Something happened on May 21, 2019, that changed the history of consumer VR and removed all barriers of entry in the VR world -even for the most conservative VR critics. Oculus Quest, a completely wireless, PC-free, and standalone VR headset was released! While that makes it less powerful than a PC-based headset, and the games you can play are limited to Oculus’s dedicated quest store, there plenty of excellent VR games there. Let see what it has for you.
Design: All-in-one VR
What makes Oculus quest amazing is how the creator has managed to cram everything into just two hand controllers and a headset! It is a totally standalone package with everything built-in from the tracking system, to the computer, and the Wi-Fi connection! It saves you the hassles of having to fix tracking sensors around your room, or purchase an expensive gaming PC. With four cameras on its corners, and 6 degrees of freedom head and hand tracking, the Quest manages to track you fully. You don’t need a PC, and the fact that the thing is completely wireless, you can carry it around and play anywhere without any limitations. Its untethered operation and sensor-free tracking make it an ideal starting point for newbies to taste VR capabilities.
Ease of use & set up
The setup process is effortless and hassle-free whether you’re at home or a new place. Pass through cameras allow for a way to check your surrounding without taking off the headset. When you switch it on in a room you have never played before, it will first show you the real world around in black and white, and then ask you to define a safe play area simply by drawing out with your hand controller as a pointer. Then the real world disappears after you confirm your play area, and you are immediately transported and immersed into a gorgeous, magical, beautiful, and calming VR world.
Its Guardian system remembers your play space boundaries and shoes you the edges of your safe play zone in neon grid walls so that you can play inbound and avoid nearby objects while in the game. It works in small or big spaces so that you can play while standing, seated, or room-scale play.
Video quality and display
Oculus Quest has more vibrant OLED display as opposed to the LCD of the Rift S, with a higher resolution of 1440×1600 per-eye compared to the 1280×144 per-eye for the Rift S. But there is an overall downgrade in display and its overall video quality for detail-packed games such as Half-Life: Alyx, which look crisper on the Rift S than on the Quest. Oculus had to sacrifice memory and graphics processing power to build this standalone headset. With only 4GB Ram and qualcomm snapdragon 835 processor, it is easy to understand why it is not as powerful as a PC-based headset that hooks to a PC with advanced graphics cards and huge amounts of memory. That’s why most of the native game content on the Quest relies on simple graphics.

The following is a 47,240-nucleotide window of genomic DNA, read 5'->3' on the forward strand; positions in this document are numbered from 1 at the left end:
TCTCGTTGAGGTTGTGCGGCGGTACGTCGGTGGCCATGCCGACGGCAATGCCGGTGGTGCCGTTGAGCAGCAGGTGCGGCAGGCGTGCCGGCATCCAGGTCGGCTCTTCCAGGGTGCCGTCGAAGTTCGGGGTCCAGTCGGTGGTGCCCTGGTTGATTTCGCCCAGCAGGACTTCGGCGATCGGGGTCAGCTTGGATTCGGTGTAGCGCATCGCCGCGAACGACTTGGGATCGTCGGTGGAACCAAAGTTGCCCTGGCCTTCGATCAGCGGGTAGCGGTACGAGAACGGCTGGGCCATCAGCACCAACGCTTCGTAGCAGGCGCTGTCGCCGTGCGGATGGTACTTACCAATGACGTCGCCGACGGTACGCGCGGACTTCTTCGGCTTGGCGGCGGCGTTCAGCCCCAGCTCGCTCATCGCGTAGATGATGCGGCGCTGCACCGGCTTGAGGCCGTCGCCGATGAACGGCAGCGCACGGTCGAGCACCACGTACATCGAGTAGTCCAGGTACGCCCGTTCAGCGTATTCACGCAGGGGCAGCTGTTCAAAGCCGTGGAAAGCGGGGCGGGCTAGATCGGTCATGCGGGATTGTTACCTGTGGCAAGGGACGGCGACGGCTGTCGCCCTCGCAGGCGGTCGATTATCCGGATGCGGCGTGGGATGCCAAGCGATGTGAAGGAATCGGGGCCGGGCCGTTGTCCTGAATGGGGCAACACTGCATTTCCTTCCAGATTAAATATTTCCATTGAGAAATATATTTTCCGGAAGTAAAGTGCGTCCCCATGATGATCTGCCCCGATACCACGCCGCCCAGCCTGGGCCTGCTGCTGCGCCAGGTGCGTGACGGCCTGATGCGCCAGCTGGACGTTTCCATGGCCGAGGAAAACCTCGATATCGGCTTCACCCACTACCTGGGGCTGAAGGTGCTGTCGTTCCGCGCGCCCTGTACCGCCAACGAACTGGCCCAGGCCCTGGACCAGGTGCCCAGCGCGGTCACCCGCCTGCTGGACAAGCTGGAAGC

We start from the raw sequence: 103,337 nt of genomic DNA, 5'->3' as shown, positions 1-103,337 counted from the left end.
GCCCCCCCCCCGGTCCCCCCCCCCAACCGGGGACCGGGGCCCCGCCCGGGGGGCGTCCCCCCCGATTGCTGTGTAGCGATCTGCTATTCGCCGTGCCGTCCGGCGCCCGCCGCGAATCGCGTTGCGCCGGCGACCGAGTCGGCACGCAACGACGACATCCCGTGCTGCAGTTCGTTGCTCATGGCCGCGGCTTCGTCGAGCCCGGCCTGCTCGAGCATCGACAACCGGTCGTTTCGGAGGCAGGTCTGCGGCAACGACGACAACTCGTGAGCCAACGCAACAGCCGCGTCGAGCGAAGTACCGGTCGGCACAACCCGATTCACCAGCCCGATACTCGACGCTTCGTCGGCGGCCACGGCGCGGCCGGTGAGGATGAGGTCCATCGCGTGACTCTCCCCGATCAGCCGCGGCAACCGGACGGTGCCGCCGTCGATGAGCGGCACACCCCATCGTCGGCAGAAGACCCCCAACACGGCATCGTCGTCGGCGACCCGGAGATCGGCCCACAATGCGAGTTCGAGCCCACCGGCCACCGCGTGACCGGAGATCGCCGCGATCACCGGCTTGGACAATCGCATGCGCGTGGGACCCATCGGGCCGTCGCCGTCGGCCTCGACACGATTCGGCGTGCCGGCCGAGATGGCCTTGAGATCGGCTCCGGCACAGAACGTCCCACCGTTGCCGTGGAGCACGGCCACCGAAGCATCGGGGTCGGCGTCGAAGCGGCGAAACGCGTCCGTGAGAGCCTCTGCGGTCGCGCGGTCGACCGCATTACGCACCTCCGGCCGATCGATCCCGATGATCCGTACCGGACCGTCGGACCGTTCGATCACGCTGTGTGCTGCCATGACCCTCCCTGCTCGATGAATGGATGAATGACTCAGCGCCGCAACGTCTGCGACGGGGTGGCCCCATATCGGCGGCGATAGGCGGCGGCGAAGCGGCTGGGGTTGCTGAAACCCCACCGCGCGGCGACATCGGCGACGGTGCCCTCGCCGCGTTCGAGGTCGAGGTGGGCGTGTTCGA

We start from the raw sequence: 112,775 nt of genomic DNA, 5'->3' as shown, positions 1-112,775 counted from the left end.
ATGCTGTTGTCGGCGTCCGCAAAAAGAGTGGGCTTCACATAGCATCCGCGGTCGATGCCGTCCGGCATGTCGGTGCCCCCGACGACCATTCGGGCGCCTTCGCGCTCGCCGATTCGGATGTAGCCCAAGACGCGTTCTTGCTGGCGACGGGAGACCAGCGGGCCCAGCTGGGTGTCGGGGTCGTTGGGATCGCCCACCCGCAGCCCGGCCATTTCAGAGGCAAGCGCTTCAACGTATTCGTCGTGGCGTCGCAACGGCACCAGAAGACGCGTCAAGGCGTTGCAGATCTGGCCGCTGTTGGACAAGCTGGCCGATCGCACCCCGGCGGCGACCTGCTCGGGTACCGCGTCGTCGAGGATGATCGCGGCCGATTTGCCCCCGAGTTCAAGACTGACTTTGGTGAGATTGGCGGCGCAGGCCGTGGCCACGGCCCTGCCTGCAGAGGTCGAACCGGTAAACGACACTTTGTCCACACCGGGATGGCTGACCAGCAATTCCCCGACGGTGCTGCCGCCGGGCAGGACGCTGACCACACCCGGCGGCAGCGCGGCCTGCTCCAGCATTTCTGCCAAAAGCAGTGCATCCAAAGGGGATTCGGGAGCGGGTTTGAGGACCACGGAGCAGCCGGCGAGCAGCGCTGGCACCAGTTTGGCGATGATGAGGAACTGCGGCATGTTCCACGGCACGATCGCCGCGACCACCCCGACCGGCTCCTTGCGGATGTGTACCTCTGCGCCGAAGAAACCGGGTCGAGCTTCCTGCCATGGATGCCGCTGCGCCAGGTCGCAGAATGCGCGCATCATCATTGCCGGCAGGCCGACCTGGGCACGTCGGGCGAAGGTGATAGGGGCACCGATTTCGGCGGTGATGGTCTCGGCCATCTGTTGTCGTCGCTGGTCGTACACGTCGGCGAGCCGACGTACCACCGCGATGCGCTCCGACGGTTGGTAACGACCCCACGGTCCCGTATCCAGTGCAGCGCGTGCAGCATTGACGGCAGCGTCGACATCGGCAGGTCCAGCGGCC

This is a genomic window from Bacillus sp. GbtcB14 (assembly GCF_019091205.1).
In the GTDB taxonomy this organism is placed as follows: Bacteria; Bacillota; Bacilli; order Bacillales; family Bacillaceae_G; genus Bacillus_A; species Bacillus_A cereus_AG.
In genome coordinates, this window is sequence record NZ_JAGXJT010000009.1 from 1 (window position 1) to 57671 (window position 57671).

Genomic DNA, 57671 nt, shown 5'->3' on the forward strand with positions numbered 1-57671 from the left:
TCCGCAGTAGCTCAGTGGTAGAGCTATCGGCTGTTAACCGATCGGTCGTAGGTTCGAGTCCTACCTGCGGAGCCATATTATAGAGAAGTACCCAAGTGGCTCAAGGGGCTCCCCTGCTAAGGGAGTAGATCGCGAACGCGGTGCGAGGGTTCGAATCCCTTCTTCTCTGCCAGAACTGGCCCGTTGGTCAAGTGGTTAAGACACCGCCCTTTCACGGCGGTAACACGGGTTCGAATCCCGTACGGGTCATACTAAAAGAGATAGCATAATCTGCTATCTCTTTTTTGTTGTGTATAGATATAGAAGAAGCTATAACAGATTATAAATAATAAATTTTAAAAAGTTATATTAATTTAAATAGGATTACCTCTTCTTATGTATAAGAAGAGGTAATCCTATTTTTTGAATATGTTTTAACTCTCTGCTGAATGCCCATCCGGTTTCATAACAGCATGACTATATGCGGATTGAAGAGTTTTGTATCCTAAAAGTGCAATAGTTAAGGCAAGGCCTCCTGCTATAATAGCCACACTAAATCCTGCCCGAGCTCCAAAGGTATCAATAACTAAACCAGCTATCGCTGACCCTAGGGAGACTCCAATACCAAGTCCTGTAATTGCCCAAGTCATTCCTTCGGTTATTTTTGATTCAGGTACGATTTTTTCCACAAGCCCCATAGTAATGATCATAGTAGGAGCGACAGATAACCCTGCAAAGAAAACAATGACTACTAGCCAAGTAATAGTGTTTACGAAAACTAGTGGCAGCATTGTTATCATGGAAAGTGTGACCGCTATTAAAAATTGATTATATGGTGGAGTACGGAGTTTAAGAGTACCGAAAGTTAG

With Oculus Quest, you can listen up and all around! It comes with positional speakers that use spatial audio built directly into the headset. Even without headphones, you can hear your teammates, converse with your demo staff or friends, or just hear everything sneaking behind you. For a more immersive experience, the headset is also compatible with 3.5mm headphones.
- Integrated stereo speakers
- 3.5mm headphone compatibility
Compared to the Rift S, the Quest is pretty uncomfortable to wear for long periods. It doesn’t have a rear adjustment dial, and the only means to get a comfy fit is by using the Velcro straps on the top and side of the headset. This makes the headset top-heavy since there is nothing to anchor it to the back of your head. It also becomes quite painful, with every gaming session ending with marks on the top of your nose and cheeks due to minimal padding around the front of the headset.
- Minimal padding
- No rear adjustment
Plenty of VR content
You can navigate to the Oculus app store and download games and other experiences where you can browse over 50 titles and VR hits like, Robe Recall Beat Saber, or Superhot VR, and Creed: Rise to Glory. There is plenty to choose from –around half to a third what you would play for a blockbuster PlayStation game. You can play only games limited to the Oculus store while using it wireless
Link to your PC
if you have a gaming PC already, you have the option to hook the quest up with an Oculus Link USB-C cable and experience all of its worth with the access to the latest and the greatest in the VR world! Just sacrifice its wireless capabilities and use the high-speed USB-C cable to plug it into a gaming PC and use your Quest to play hot new VR games on Steam.
- USB-C cable
For the 128GB, the Oculus Quest starts at $499 while the 64GB is valued at $399. The fact that you don’t have to purchase a gaming PC or incur extra cost for any additional parts makes this price absolutely reasonable for a stand-alone VR headset. The 64GB seems to be enough for most people intending to use the Quest as both a wireless and PC-based headset since any Rift or SteamVR games you want to play through the oculus link will be installed on your PC. But if you want loads of Quest games installed on the headset at the same time, then the 128GB is right for you.
- Where do we go from here?
While the Oculus Quest is not yet perfect, its untethered, standalone design makes it a masterpiece of usability. It sets us on a new stage and opens a new gateway for all sorts of mind-blowing and incredible experiences of future VR headsets. Going forward we can only expect wireless, standalone VR headsets to get better in the coming future with better graphics processing, wider fields of view, and higher resolutions. We don’t know what the future of standalone VR holds, but undeniably, the quest is a game-changer in the consumer VR space.